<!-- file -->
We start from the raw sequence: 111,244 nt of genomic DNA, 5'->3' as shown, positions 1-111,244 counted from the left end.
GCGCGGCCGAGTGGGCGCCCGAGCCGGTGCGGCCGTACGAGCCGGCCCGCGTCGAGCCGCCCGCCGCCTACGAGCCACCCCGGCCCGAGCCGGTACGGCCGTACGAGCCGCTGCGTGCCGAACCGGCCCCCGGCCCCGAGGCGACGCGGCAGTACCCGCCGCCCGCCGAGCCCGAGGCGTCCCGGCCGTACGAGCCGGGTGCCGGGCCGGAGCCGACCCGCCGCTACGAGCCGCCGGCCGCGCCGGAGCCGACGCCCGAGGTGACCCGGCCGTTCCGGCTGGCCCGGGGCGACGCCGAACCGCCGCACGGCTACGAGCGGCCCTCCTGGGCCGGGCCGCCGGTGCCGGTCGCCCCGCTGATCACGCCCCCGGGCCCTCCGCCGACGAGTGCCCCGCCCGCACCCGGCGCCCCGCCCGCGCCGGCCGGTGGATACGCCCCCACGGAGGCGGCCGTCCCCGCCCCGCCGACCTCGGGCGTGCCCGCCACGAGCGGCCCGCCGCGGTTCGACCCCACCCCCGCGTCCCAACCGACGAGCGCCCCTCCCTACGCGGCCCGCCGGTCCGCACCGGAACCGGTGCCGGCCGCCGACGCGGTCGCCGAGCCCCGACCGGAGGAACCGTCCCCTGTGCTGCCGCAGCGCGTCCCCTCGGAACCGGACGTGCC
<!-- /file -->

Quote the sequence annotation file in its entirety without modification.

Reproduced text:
We start from the raw sequence: 111,244 nt of genomic DNA, 5'->3' as shown, positions 1-111,244 counted from the left end.
GCGCGGCCGAGTGGGCGCCCGAGCCGGTGCGGCCGTACGAGCCGGCCCGCGTCGAGCCGCCCGCCGCCTACGAGCCACCCCGGCCCGAGCCGGTACGGCCGTACGAGCCGCTGCGTGCCGAACCGGCCCCCGGCCCCGAGGCGACGCGGCAGTACCCGCCGCCCGCCGAGCCCGAGGCGTCCCGGCCGTACGAGCCGGGTGCCGGGCCGGAGCCGACCCGCCGCTACGAGCCGCCGGCCGCGCCGGAGCCGACGCCCGAGGTGACCCGGCCGTTCCGGCTGGCCCGGGGCGACGCCGAACCGCCGCACGGCTACGAGCGGCCCTCCTGGGCCGGGCCGCCGGTGCCGGTCGCCCCGCTGATCACGCCCCCGGGCCCTCCGCCGACGAGTGCCCCGCCCGCACCCGGCGCCCCGCCCGCGCCGGCCGGTGGATACGCCCCCACGGAGGCGGCCGTCCCCGCCCCGCCGACCTCGGGCGTGCCCGCCACGAGCGGCCCGCCGCGGTTCGACCCCACCCCCGCGTCCCAACCGACGAGCGCCCCTCCCTACGCGGCCCGCCGGTCCGCACCGGAACCGGTGCCGGCCGCCGACGCGGTCGCCGAGCCCCGACCGGAGGAACCGTCCCCTGTGCTGCCGCAGCGCGTCCCCTCGGAACCGGACGTGCC